Bill delivers a monologue on the future of Broadway and the definition of theatre. The monologue is simultaneously a foreshadowing of the unravelling line between reality and fiction and an allusion to the cinematic technique known as the Theatre of Film. Before Bill leaves for Hollywood, himself and Margo discuss Eve, a loose lamb in the jungle. The description becomes a motif for the many games of manipulation that entwine all the women. Eve moves into Margo's house.
Margo arrives late to the audition, finding DeWitt waiting outside. He informs her that Eve as read in her place and seeds insecurity in Margo. Realising that Max Fabian has broken their promise, and Eve had wowed Bill and Lloyd, Margo gets into a verbal with Lloyd about age and Eve's encroaching on her life.
Margo is becoming increasingly wary of Eve's intentions and insecure about her own age. Bill makes Margo the villain, for her obsession with youth. Margo is simultaneously a product of the celebrity obsession with youth and invalidated for her concerns.
Eve accepts her award, thanking the theatre and her friends: Bill, Lloyd, Karen and Margo, who stare at Eve with cold, knowing expressions. Eve tells DeWitt that she won't be attending the after party, and he drops her home. At home, Eve finds a young woman asleep in her room, a young woman not unlike Eve before she was a star. DeWitt returns with Eve's trophy, and tells the young intruder, Phoebe, that Eve can tell her everything she needs to know about becoming a star.
Alex nabs a quick between-training interview with champion swimmer Lakeisha "Lucky" Patterson. By 17, Lucky had already won 6 international medals and qualified to represent Australia at the 2016 Rio Olympics, but swimming isn't all medals and luck. Lakeisha explains her gruelling training schedule, talking about the S8 disability and the importance of a good coach.
Join science student Erika as she demonstrates how to grow crystals from borax. Naturally occurring borax is usually colourless, but appears white when powdered and consists of tiny soluble crystals. The soft crystals dissolve in warm water, but as the solution begins to cool they will recrystallise, growing larger as they take on more and more molecules. To start your own glittery collection, you will need borax, pipe cleaners, string, a pencil and food colouring.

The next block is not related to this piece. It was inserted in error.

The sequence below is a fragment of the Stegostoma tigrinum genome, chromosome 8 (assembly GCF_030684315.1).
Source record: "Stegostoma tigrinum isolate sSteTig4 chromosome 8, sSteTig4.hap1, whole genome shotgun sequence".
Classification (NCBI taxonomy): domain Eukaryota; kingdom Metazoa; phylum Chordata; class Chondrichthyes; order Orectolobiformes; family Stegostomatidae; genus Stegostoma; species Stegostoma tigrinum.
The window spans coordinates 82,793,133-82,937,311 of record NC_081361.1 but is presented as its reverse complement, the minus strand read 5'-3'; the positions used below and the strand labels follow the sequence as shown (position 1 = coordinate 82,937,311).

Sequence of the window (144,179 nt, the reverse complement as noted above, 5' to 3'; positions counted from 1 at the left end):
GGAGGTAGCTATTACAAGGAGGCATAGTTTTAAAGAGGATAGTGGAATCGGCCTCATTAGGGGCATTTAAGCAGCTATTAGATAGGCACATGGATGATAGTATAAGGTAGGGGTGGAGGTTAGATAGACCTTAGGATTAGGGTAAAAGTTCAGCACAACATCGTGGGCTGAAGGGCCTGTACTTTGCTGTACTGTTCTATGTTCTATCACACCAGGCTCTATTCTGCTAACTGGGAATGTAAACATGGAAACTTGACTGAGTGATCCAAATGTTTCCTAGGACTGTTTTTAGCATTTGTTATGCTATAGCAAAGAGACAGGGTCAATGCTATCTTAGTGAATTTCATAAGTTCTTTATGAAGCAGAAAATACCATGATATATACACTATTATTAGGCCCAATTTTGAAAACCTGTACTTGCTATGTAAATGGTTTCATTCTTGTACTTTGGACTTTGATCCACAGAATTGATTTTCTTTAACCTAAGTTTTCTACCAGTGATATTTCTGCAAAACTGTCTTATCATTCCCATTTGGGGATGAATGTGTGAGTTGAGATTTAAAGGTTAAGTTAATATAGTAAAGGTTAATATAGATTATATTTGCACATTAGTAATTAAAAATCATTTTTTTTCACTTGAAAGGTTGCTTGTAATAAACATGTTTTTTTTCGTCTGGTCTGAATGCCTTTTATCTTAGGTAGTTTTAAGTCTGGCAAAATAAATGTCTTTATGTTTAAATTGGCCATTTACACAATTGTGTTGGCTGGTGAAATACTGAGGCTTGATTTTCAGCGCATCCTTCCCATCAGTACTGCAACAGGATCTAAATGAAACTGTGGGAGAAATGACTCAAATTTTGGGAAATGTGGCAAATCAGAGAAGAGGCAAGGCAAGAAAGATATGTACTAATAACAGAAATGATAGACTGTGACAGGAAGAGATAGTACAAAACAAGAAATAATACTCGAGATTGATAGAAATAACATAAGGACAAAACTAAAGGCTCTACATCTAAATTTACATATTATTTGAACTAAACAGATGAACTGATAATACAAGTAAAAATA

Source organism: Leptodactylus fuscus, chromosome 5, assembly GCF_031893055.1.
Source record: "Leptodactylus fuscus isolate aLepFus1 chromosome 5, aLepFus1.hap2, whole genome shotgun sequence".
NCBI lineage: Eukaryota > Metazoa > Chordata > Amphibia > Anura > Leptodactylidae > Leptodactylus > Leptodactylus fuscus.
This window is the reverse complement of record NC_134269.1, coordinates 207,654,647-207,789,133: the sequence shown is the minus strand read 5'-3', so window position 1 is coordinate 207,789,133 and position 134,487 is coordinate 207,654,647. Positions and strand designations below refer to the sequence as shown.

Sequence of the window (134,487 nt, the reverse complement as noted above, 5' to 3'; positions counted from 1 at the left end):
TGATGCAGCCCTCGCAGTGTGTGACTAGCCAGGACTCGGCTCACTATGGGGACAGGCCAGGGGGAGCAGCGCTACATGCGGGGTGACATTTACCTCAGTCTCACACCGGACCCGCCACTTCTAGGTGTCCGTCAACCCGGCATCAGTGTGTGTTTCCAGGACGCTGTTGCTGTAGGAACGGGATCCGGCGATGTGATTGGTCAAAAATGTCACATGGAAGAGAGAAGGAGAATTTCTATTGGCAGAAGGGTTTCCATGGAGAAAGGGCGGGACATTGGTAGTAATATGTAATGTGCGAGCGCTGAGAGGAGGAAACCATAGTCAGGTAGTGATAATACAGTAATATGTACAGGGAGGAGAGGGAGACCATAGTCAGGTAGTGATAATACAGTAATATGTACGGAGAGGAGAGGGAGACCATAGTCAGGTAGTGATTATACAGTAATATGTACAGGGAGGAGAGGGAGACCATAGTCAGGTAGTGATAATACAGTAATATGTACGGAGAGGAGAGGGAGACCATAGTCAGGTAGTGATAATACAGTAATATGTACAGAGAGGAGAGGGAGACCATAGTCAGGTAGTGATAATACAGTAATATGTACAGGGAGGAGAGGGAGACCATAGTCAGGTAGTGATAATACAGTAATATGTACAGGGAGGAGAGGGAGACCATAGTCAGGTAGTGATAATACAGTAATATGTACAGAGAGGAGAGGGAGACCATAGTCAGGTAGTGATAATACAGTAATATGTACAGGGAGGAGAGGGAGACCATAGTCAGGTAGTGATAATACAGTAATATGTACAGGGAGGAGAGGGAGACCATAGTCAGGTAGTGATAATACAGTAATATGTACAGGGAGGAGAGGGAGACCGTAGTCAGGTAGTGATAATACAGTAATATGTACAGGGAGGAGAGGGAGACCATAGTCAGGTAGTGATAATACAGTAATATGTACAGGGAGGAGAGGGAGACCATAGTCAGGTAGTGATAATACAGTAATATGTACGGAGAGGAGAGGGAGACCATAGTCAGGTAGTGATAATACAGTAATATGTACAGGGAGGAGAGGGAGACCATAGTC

Introduced in 1935, Queensland, the cane toad was release to target a beetle that was damaging lucrative sugar cane crops. Only 102 toads were initially released, but the toads quickly multiplied and spread across Australia, eating everything except the cane beetles and damaging native animal populations. Environmental ecology is a complex system, difficult to imitate and control.
Romeo sneaks back into the Capulet mansion, seeking Juliet. Hidden from view, he hears Juliet profess her love for him and question the nature of a name. When Romeo reveals himself, Juliet is startled, and the two fall into the pool where they talk of faithful vows. Hearing Nurse's beckon, Juliet asks that Romeo send for her tomorrow with the purpose of honouring their love by marriage.
A news bulletin introduces the story of Romeo and Juliet, two star-crossed lovers whose death will bury their parent's strife. The use of a television and the ensuing montage provides the modernised setting in which Baz Luhrmann has set his retelling of Romeo and Juliet.
The Capulets and Montagues are reprimanded for their misdeeds. Captain Prince, Chief of Police, makes it known gang rivalries will no longer be tolerated on Verona streets and shall another disruption occur, a life will pay the forfeit of the peace.
Romeo and Juliet are discovered stealing a kiss in the elevator. Nurse drags Juliet back to her mother, who craves a word. Romeo and Juliet learn each other's true identity and realise they have found love in a loathed enemy. Tybalt promises to avenge Montague's intrusion.
Eddie arrives at the Winter Olympics. Eddie's new teammates play a cruel prank on him, causing him to miss the opening ceremony. When questioned by the Team Officials, Eddie lies to save them from repercussion. In the change rooms, Eddie watches a competitor jump 114.2-metres, showing great pride and sportsmanship. Later, Eddie takes his first Olympic jump, recording a jump of 60.5-metres and a British Olympic record. Eddie's good-natured and joyful personality quickly becomes a crowd favourite.
Fitzherbert attempts to map his location using paper markers, but the beguiling landscape and prehistoric atmosphere overcome him, and he falls asleep. As he sleeps, he senses the girls' whereabouts but is incapable of reaching them. Albert returns to the rock in search of Fitzhubert, finding him injured and changed. While Fitzhubert sits in the wagon he slips Albert a clue. Realising it relates to the girls, Albert runs up the outcrop, following the paper markers. At the peak, Albert discovers